Although each mentor emphasises different aspects of the screenwriting craft, they all adhere to a similar structural approach that agrees with the film critic John Egan’s definition of a conventional screenplay telling ‘a story that involves a single plot that revolves around a single protagonist who is supported, opposed and offset by a cast of secondary characters.’
Of the five mentors mentioned here, perhaps only Christopher Vogler offers a somewhat different inflection at first glance—-although even he employs a template in his use of the quest as a generic structure. But more of that later.
“I view writing mentor Syd Field’s work as focusing on the structure of a plot which is centered on a protagonist who struggles to achieve the story goal against mounting obstacles.”
Syd Field, who claimed to be one of the first mentors to package Hollywood codes and conventions into a single paradigm, asserts in The Screenwriter’s Workshop, that ‘before you can express your story dramatically, you must know four things: 1) the ending, 2) the beginning, 3) Plot Point I, and 4) Plot Point II. These four elements are the structural foundation of your screenplay.’ He later adds a fifth element, the midpoint, which he defines as ‘a link in the chain of dramatic action.’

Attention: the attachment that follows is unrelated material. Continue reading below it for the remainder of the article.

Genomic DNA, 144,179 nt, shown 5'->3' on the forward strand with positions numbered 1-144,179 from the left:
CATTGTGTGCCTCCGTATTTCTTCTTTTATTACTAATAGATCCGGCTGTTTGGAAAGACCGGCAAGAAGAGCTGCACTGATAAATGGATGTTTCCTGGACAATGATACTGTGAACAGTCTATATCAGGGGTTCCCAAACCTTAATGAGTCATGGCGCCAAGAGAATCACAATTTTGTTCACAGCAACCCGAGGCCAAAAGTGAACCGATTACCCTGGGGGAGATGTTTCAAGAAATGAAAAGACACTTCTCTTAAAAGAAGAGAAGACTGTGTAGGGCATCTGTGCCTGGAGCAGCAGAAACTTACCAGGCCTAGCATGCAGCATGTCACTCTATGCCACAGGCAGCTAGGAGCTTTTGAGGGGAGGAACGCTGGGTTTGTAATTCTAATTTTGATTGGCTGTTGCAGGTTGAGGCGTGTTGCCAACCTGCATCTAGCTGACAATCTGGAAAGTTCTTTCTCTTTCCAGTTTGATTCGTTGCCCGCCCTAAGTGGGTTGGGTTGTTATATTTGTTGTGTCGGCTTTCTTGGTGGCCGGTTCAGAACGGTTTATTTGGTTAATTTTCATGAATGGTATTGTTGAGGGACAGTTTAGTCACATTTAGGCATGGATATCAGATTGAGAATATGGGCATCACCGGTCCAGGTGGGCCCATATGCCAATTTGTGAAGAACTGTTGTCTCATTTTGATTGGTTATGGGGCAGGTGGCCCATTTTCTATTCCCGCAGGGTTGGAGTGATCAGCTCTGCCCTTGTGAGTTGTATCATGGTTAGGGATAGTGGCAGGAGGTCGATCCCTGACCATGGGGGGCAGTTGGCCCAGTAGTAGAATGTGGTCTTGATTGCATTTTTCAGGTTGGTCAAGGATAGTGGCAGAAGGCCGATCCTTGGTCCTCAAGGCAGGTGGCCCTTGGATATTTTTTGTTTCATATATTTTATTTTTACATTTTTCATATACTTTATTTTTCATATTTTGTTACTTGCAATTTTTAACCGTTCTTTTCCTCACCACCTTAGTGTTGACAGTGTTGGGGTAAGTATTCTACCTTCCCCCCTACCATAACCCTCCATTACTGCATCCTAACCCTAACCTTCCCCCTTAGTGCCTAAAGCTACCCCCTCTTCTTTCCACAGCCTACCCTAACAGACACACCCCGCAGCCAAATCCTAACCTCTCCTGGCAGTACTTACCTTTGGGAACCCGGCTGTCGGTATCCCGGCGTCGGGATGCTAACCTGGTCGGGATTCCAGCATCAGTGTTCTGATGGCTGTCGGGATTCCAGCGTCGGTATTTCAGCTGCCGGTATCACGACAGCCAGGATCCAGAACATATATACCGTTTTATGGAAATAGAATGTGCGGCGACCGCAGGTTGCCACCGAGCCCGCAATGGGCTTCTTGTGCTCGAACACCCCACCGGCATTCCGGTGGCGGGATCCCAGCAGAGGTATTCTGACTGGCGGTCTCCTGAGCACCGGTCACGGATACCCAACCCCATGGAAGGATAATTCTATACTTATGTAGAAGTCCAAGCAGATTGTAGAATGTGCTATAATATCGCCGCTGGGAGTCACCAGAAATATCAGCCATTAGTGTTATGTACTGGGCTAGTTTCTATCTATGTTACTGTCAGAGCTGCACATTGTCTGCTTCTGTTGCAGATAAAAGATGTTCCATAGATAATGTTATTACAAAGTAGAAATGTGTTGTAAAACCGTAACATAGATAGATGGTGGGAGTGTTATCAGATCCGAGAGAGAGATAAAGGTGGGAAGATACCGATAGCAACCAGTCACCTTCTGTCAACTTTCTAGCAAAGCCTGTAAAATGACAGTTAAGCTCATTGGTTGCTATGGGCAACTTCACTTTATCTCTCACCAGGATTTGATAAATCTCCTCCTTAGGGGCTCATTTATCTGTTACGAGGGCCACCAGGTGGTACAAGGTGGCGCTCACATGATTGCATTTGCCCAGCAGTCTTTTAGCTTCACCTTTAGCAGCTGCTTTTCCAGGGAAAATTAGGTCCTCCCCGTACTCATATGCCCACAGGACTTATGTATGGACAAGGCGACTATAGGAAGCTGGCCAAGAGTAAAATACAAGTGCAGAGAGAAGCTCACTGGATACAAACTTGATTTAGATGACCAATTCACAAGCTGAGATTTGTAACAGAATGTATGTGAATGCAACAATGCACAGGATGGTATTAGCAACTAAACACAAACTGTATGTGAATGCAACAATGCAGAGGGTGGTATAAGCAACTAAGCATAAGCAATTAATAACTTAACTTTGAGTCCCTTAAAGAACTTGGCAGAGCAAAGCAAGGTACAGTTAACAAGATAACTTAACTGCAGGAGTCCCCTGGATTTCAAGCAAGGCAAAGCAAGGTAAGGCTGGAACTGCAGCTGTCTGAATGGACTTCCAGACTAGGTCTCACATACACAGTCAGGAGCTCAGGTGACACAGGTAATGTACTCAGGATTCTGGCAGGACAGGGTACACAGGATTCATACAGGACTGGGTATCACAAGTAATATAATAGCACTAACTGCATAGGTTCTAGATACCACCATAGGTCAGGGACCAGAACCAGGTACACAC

Additionally, the midpoint ‘expands the character’s depth and dimension’. Field sees the typical film as comprising three acts, balanced by the midpoint, which breaks up the middle act into two units roughly of equal length. Each act is about 30 pages, or 30 screen minutes, in length and focuses on the vicissitudes of the protagonist’s fortunes.
Linda Seger follows a similar line, but offers more detail about subplots. In Making a Good Script Great, she writes that ‘subplots give the protagonist an opportunity to smell the flowers, to fall in love, to enjoy a hobby, to learn a new skill.’ Emphasising that the function of subplots is to support and add density to the main plot, Seger stresses that subplots have their own beginning, middle, and end and are most effective when they intersect and connect with the plot line. Importantly, subplots carry the theme of the story. But no conventional story is possible without a central lead.
Michael Hauge lays down five essential requirements for crafting a successful protagonist or Hero, the inclusion of which he sees as the first essential element of a well-crafted conventional story. In Writing Screenplays That Sell, Hauge asserts that the Hero, as the vehicle that drives the story forward, must allow for audience identification, pursue a clear and visible goal, face seemingly insurmountable obstacles, and show some sign of courage.